Directed by Ron Underwood
Earl Bassett: What kind of fuse is that?
Burt Gummer: Cannon fuse
Earl Bassett: What the hell do you use it for?
Burt Gummer: My cannon!
Will Tremors, the movie, go down through the ages as a great and enduring work of art? Nah. Is it a pretty good monster movie and perhaps even one of the better examples of the breed? I would argue that it is.
Once upon a time — the Fifties, to be more specific — there was a flood of movies about giant critters of various shapes and sizes wreaking havoc in assorted and sundry ways. Once in a while the planets would align just so and someone might turn out a pretty decent one of these. Them, a yarn about rampaging giant ants, springs to mind.
[Click on the images for bigger versions.]
But of course giant critter movies ran the gamut from good to just plain dreadful, as is the case with many things. Although, for some of us, even the worst of these movies still exude a curious charm.
The heyday of giant critter movies was probably long gone by the time Tremors came along. But it managed to revive the sub-genre (sub-sub-genre?) quite nicely and even breathed some new life into the form. Having said that, I should say that the movie doesn’t do anything we haven’t seen before. It just does it better — and with a lighthearted tone that makes it go down easier.
Plotwise, there’s not much to see. The inhabitants of the less than perfect town of Perfection, Nevada — all 14 of them — are forced to rely on their wits and resources to fight off an attack of giant wormlike creatures. These resources are limited by the fact that the town is so remote. Before it’s all over its effectively cut off from the outside world.
The leading characters — Valentine McKee (Kevin Bacon) and Earl Bassett (Fred Ward) — are a likable pair of doofuses who get by doing whatever they can but who are striving for something more in life. They are actually headed out of town in search of greener pastures when giant worms (later dubbed Graboids) intervene. The rest of the movie is nothing fancy. It’s humans versus Graboids, with a fair number of casualties on each side.
Bacon and Ward steal the show here, bickering like an old married couple, and Finn Carter co-stars as a college student doing some relevant work in geology in the area. Michael Gross, former head of the Family Ties TV household, and country singer Reba McEntire, also shine as a pair of rather intense survivalists whose arsenal ultimately contributes to saving the day.
If you’ve seen a few giant critter movies then there’s probably not much here that you haven’t seen before. But Tremors takes all of the mostly standard elements of the form and adds pacing and execution and acting and effects that are so well done that they combine to make a very pleasing whole.
Tremors 2: Aftershocks (1996)
Directed by S.S. Wilson
Six years after Tremors came the inevitable sequel, though not so inevitable that it merited a theatrical release. Tremors 2: Aftershocks was a direct to video release, one suspects, at least in part, because it lacked some of the star power of the first movie — namely the Footloose one himself, Kevin Bacon.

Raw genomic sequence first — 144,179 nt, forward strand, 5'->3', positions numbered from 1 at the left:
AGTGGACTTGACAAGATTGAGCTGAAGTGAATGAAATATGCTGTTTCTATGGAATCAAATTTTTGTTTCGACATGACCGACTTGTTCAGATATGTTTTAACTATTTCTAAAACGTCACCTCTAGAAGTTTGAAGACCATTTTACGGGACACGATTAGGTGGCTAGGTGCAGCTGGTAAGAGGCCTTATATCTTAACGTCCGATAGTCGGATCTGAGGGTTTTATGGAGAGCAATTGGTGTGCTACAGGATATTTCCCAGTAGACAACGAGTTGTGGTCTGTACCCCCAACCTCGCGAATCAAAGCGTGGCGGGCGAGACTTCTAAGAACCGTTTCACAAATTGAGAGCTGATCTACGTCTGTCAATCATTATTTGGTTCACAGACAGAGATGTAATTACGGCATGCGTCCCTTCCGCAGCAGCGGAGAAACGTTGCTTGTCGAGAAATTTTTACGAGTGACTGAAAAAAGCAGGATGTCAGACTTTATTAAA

Fred Ward does return, however, in the starring role, and is paired up a new sidekick, one who’s a little younger and more of a wise ass than Bacon’s character. Also on board from the first movie, Michal Gross, reprising his role as a survivalist with a well-stocked arsenal. Whose wife has left him since the first movie, thereby accounting for the fact that Reba McEntire is also not on board this time around.
The movie makes no bones about the fact that it’s a sequel. For example, there Earl’s small collection of memorabilia of his fleeting brush with fame. In which we see, among other things, a People magazine cover featuring Bacon and Ward. And a Graboids pinball machine that was produced to profit on the fleeting craze caused by their discovery.
Alas, not much profit has trickled down to Earl and he hasn’t wisely invested what did. So when he is offered a lucrative opportunity to hunt Graboids in a remote Mexican oilfield where the creatures have been wreaking havoc, he reluctantly agrees.
From here on out, its humans versus Graboids again. It’s much in the style set forth in the first movie, with a few variations here and there (explosives delivered via R/C cars and so on) and the Graboids undergo a fairly significant change in the course of the proceedings. But, as expected, when it’s all said and done, the day has been saved — at least until Tremors 3.
Comparisons to the first movie are pretty much inevitable, of course, and the sequel had a few issues. The interaction between Ward and his new sidekick didn’t measure up to that of Ward and Bacon, and Gross as a bachelor wasn’t as entertaining as Gross married to McEntire.
There’s also the fact that most viewers will have seen the first movie and thus have an idea what’s coming. Even putting that aside, the constructing of suspenseful moments wasn’t handled as well as in the original.
But taken on its own merits, I’d rank Tremors 2 as a pretty decent monster movie. It’s only when stacked up against the original that it suffers and that’s only because Tremors set the bar so high.
See Part II of this article, covering Tremors 3: Back to Perfection, Tremors 4: The Legend Begins and Tremors 5: Bloodlines, here.
William I. Lengeman III’s last review for us was Star Trek Movie Rewatch: Star Trek IV: The Voyage Home (1986). He holds forth at www.wileng3.com.